Hear me out. Who didn’t see any of these announcements coming? Before the Wii U hit shelves everyone knew a brand new HD Zelda would be in the works. The same can be said for a new Mario, Mario Kart and hell, Super Smash Bros. was announced before anyone even had a Wii U! We knew all this was coming and still when the announcement drops, it’s relative pandemonium. This is nothing new.
Let’s break it down. Great as Wind Waker HD will be, is this what we really want right now? I’ll take a nice HD remake of a great game anytime, but I believe Nintendo’s vision on this matter is impossibly skewed. Bringing back Yoshi in his own game is another nice touch, but does it have to be in the likeness of Kirby’s Epic Yarn? Why can’t Nintendo deliver contemporary mechanics to classic style? Why do they consistently refuse to give what the fans would righteously gobble up and, instead, deliver safe, unimaginative takes on them?
With all the negative vibes emanating from my words, you can at least thank Nintendo for delivering a possible sequel to Xenoblade Chronicles and another Fire Emblem game with a unique spin on the formula. However, it always feels like Fire Emblem is their go-to game when fans require a more mature, advanced title that separates itself from rest. Other games, like Xenoblade, add to the lack of diverse, quality products that Nintendo should be seeking out. The worst part about it? Nintendo had no plans to localize the original Xenoblade in the states. It was only after a huge operation that Nintendo decided to greenlight the project. When it takes this much effort to get something seminal in the hands of fans who universally crave your product, that’s bad news.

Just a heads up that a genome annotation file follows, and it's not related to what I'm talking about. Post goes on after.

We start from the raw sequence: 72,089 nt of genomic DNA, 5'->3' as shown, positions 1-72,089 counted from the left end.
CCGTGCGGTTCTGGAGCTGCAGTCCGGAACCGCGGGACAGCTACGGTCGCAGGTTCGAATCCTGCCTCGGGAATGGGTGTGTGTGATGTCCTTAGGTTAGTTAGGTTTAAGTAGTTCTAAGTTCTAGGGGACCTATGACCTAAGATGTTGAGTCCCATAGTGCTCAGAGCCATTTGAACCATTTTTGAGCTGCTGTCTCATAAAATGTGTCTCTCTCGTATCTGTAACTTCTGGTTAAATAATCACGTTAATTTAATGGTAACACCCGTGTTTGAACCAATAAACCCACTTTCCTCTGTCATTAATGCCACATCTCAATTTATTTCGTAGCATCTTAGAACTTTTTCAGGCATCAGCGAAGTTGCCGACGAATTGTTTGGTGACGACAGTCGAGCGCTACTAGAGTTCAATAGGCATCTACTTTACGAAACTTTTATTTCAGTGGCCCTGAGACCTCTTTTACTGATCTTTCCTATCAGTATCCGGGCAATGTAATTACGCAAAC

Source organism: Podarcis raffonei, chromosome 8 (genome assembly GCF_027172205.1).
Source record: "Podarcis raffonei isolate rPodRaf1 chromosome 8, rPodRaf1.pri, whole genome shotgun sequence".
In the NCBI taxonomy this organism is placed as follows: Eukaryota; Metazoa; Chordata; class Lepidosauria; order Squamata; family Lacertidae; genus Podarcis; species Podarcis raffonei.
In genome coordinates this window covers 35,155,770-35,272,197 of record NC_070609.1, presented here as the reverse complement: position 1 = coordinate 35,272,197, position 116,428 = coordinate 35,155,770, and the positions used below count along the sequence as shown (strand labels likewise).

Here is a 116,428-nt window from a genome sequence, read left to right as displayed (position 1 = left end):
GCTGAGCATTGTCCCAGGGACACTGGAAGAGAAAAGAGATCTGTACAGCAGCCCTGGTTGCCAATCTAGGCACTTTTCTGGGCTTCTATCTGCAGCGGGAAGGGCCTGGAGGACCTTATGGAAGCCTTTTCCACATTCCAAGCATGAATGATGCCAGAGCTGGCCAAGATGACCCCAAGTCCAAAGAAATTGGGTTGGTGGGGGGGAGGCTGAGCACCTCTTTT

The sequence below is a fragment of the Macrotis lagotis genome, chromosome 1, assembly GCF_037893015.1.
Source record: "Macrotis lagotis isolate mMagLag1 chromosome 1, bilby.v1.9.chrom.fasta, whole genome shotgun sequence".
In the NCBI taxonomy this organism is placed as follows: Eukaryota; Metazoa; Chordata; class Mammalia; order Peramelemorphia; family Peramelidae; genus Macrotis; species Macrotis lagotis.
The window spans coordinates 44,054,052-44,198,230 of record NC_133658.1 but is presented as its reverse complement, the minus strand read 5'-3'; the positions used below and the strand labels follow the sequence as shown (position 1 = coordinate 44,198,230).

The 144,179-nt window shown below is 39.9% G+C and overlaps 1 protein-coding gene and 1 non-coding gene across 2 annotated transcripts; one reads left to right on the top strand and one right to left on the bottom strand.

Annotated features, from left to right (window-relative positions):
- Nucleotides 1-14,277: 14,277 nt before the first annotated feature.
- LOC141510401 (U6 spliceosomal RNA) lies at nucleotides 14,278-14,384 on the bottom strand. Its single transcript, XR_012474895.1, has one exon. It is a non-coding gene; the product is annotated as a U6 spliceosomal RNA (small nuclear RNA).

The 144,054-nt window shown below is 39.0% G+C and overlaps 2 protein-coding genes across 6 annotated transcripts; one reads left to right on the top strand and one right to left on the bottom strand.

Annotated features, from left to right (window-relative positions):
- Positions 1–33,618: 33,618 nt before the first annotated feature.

Even if everything comes out the way it’s listed now, I doubt this will be anything like what happened in 2010. No matter what, these releases are still something the Wii U still needs. As stated above, a strong first-party lineup only strengthens the experience the system will give out, but it does require more presence than that. None of these games are being portrayed as ‘bad’ or worthless attempts at video games, rather, they’re showcasing the fact that Nintendo still refuses to change – and that shouldn’t be alright.
If Nintendo wants to earn a place in the true hardcore gamer’s heart, they needn’t look further than their own foundation for aid. Here’s a little help:
- Classic 2D Metroid
- Starfox reboot and/or sequel with heavy inspiration from the ’64’ version
- 2D Donkey Kong Country 4 (a real sequel)
- F-Zero (which really should be in the works already)
- A Link to the Past remake
- Full-fledged Pokemon Wii U game (with internet use, please)
- Kirby’s Super Star sequel
All I’m saying is, Nintendo has the power to do whatever they want. If they truly want to recapture the ‘hardcore’ market then scooping up exclusives like Bayonetta 2 is the right way to do it. When all is said and done, these announcements are nothing more than standard procedure to Nintendo and, in my opinion, nothing worth dying over. Much like Xenoblade, as gamers, sometimes we need to come together to show a company what we truly want. Ask yourselves, is this what you’d really like to see from Nintendo? I know what I’d say.
When Andrew Whipple III isn’t writing or arguing about why Final Fantasy VI is the greatest game of all-time, he’s a dedicated New York Giants fan who loves to socialize and die in Gradius.